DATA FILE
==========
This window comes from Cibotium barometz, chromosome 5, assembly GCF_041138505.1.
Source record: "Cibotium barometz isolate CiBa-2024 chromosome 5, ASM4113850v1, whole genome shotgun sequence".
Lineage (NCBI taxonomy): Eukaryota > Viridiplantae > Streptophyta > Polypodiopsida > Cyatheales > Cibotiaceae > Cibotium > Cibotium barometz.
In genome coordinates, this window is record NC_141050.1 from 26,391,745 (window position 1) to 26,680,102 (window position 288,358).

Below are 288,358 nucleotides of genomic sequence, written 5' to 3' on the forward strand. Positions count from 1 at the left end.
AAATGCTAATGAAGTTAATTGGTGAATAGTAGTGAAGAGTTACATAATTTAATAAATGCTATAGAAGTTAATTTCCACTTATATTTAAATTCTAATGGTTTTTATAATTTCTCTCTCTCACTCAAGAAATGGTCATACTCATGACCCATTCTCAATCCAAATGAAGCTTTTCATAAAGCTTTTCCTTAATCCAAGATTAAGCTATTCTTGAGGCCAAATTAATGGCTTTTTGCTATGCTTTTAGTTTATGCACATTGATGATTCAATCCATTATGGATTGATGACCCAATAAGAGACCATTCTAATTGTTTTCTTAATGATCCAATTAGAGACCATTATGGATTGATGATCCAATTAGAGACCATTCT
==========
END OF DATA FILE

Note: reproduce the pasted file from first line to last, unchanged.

This window comes from Cibotium barometz, chromosome 5, assembly GCF_041138505.1.
Source record: "Cibotium barometz isolate CiBa-2024 chromosome 5, ASM4113850v1, whole genome shotgun sequence".
Lineage (NCBI taxonomy): Eukaryota > Viridiplantae > Streptophyta > Polypodiopsida > Cyatheales > Cibotiaceae > Cibotium > Cibotium barometz.
In genome coordinates, this window is record NC_141050.1 from 26,391,745 (window position 1) to 26,680,102 (window position 288,358).

Below are 288,358 nucleotides of genomic sequence, written 5' to 3' on the forward strand. Positions count from 1 at the left end.
AAATGCTAATGAAGTTAATTGGTGAATAGTAGTGAAGAGTTACATAATTTAATAAATGCTATAGAAGTTAATTTCCACTTATATTTAAATTCTAATGGTTTTTATAATTTCTCTCTCTCACTCAAGAAATGGTCATACTCATGACCCATTCTCAATCCAAATGAAGCTTTTCATAAAGCTTTTCCTTAATCCAAGATTAAGCTATTCTTGAGGCCAAATTAATGGCTTTTTGCTATGCTTTTAGTTTATGCACATTGATGATTCAATCCATTATGGATTGATGACCCAATAAGAGACCATTCTAATTGTTTTCTTAATGATCCAATTAGAGACCATTATGGATTGATGATCCAATTAGAGACCATTCT